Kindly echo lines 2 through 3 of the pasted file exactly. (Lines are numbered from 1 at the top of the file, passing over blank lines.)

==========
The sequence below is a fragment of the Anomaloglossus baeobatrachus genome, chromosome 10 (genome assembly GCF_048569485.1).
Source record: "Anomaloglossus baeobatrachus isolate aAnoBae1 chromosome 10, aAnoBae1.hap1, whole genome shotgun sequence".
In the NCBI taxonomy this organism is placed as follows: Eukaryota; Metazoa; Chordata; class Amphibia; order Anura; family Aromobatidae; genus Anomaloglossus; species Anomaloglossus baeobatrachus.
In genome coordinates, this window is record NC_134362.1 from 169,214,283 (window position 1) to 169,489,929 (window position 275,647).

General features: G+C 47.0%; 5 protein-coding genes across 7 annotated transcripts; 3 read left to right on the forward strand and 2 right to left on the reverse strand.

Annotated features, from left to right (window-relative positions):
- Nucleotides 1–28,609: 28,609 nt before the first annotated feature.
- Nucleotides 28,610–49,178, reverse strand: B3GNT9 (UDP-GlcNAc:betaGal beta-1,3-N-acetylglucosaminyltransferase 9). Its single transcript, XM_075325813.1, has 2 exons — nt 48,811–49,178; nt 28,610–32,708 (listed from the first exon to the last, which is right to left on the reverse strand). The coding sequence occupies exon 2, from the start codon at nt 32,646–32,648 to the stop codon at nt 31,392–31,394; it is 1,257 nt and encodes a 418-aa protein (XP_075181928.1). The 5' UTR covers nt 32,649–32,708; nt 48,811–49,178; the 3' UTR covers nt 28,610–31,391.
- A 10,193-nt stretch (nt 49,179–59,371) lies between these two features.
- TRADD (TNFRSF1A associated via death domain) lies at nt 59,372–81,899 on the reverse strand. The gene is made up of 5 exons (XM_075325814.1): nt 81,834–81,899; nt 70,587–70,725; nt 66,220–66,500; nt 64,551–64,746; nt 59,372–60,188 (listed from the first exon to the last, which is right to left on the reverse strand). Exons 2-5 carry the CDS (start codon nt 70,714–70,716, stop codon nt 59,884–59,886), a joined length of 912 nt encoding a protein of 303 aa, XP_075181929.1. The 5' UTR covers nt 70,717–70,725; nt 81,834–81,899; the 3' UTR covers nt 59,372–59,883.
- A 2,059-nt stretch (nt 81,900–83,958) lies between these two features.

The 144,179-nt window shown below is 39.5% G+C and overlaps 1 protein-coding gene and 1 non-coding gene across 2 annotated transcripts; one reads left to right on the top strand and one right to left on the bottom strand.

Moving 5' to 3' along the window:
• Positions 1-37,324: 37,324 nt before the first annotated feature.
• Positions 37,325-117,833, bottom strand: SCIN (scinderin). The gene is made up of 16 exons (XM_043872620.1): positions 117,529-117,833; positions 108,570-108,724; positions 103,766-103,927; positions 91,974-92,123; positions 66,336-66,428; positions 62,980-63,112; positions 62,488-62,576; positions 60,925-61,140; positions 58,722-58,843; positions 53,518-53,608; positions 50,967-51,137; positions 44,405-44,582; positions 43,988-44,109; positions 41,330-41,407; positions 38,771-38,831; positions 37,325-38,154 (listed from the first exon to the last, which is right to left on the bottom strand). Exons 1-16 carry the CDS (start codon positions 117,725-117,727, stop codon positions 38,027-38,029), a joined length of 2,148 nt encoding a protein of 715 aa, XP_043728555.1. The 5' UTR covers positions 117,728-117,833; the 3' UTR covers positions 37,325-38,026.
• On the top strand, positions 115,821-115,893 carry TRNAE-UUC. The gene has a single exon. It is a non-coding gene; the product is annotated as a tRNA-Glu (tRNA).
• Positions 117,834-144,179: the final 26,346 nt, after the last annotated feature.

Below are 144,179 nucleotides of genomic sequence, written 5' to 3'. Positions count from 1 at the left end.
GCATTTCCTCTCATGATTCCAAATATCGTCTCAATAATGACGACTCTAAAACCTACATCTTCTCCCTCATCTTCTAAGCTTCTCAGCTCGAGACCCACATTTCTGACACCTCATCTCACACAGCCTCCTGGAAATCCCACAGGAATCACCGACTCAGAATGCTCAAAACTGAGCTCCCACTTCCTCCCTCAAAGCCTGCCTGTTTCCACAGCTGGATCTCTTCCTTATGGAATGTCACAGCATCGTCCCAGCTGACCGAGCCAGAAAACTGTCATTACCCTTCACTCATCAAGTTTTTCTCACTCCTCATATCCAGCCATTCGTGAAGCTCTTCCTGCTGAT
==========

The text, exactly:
Source record: "Anomaloglossus baeobatrachus isolate aAnoBae1 chromosome 10, aAnoBae1.hap1, whole genome shotgun sequence".
In the NCBI taxonomy this organism is placed as follows: Eukaryota; Metazoa; Chordata; class Amphibia; order Anura; family Aromobatidae; genus Anomaloglossus; species Anomaloglossus baeobatrachus.